Investigators to disclose more details on fatal air crash

Electrical wires from the ceiling of the plane were found to exhibit charring and burnt insulation. Keystone / EPA Photo / AFP / National Post / Paul Darrow

Civil aviation officials in Canada are expected to reveal more details on Monday about the possible cause of the 1998 crash of a Swissair airliner off the coast of Nova Scotia, in which all 229 people on board were killed.

This content was published on December 4, 2000 - 08:35

Officials investigating the accident are scheduled to hold a news conference in Halifax, at which they will publish a series of fire safety recommendations, according to press reports.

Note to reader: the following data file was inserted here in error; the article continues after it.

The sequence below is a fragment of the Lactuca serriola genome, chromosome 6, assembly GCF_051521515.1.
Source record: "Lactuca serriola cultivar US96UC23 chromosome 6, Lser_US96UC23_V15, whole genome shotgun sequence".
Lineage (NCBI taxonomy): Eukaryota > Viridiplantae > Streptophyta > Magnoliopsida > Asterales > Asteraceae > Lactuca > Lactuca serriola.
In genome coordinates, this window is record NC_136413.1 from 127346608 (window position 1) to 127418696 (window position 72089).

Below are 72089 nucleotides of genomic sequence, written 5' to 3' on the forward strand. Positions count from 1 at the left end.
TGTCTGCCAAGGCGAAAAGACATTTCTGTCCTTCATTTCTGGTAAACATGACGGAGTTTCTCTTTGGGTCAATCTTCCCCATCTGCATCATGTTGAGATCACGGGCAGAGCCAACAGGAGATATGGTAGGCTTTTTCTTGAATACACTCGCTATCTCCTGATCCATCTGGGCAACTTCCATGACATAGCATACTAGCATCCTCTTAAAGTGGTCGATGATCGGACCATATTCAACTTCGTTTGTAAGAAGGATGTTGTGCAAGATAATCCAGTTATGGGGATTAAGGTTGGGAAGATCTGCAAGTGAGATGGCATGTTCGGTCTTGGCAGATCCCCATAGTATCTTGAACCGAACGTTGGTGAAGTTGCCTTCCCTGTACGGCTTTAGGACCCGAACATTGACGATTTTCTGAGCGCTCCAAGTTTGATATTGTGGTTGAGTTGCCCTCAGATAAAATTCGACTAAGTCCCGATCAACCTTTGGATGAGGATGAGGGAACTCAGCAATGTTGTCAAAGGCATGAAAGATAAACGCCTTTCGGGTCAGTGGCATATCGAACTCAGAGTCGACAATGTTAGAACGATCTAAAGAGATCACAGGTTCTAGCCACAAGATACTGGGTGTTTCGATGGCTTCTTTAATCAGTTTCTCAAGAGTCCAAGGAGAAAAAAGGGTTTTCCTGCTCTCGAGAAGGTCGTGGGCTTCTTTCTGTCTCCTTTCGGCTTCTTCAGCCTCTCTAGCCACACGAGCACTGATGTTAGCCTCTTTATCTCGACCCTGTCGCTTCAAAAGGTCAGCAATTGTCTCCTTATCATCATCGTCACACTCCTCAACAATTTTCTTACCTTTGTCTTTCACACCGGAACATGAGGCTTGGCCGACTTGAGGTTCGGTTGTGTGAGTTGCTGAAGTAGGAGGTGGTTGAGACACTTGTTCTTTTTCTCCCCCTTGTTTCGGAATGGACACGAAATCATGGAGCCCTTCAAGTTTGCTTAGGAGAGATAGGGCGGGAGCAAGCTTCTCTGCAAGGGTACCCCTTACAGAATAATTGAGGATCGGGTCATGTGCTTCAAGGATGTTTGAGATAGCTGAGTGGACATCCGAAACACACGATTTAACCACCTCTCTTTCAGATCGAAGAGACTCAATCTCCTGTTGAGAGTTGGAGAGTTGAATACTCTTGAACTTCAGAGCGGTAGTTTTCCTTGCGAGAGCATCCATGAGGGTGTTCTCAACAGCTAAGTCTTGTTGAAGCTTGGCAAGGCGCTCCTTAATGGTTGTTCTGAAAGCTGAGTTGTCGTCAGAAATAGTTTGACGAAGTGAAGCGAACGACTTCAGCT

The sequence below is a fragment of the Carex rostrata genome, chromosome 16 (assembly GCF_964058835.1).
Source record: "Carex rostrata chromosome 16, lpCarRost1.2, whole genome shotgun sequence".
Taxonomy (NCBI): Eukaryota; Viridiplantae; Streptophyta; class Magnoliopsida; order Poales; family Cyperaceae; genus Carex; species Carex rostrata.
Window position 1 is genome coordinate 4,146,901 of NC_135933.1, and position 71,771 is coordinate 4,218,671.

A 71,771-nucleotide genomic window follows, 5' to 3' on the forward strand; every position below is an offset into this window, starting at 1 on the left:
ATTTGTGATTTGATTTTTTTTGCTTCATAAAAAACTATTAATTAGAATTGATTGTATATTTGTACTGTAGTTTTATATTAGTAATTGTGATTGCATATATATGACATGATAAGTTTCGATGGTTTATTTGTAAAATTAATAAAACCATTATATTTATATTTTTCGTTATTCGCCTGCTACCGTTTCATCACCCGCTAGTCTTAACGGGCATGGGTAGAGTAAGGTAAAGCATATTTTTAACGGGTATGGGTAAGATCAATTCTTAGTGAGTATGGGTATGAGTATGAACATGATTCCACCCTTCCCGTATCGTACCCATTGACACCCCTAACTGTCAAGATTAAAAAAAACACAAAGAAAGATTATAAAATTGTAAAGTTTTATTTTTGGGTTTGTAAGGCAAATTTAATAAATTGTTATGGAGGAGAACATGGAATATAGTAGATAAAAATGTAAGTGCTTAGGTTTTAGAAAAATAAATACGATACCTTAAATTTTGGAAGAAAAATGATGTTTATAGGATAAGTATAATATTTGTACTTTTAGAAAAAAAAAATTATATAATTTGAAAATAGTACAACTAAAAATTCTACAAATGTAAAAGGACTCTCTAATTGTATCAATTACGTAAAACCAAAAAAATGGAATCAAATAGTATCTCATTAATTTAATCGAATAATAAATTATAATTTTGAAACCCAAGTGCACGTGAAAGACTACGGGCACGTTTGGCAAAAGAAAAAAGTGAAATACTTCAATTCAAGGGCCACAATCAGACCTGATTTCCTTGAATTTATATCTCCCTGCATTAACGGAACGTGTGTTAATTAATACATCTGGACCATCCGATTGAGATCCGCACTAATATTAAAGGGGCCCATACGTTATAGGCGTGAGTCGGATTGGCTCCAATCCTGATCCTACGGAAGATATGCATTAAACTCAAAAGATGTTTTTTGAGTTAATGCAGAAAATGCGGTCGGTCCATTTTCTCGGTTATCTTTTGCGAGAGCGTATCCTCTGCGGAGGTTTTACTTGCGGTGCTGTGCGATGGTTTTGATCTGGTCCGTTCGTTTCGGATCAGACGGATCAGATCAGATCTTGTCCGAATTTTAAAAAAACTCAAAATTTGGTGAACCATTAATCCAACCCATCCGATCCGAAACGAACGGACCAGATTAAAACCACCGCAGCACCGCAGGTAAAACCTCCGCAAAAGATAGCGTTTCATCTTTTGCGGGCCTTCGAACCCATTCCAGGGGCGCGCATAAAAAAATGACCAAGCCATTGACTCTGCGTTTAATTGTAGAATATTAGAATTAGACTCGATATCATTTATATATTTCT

The cause of the crash of the Swissair MD-11 close to Halifax has never been established. Canadian investigators have been painstakingly piecing together and examining the wreckage in the search for clues.

Swiss newspaper reports on Sunday said aviation experts in Britain had been looking into faulty wiring as the possible cause of a series of accidents or near-disasters.

But a Swissair spokesman repeated that the cause of the fire, which broke out on the fatal Swissair crash, was still not known.

The pilots of the doomed plane reported smoke in the cockpit minutes before it crashed into the Atlantic near Halifax.

Previous theories have ranged from faulty wiring or insulation to over-heating halogen lamps in the cockpit.

While the search for the cause of the accident continues, a number of legal cases brought by the victims' families are pending.


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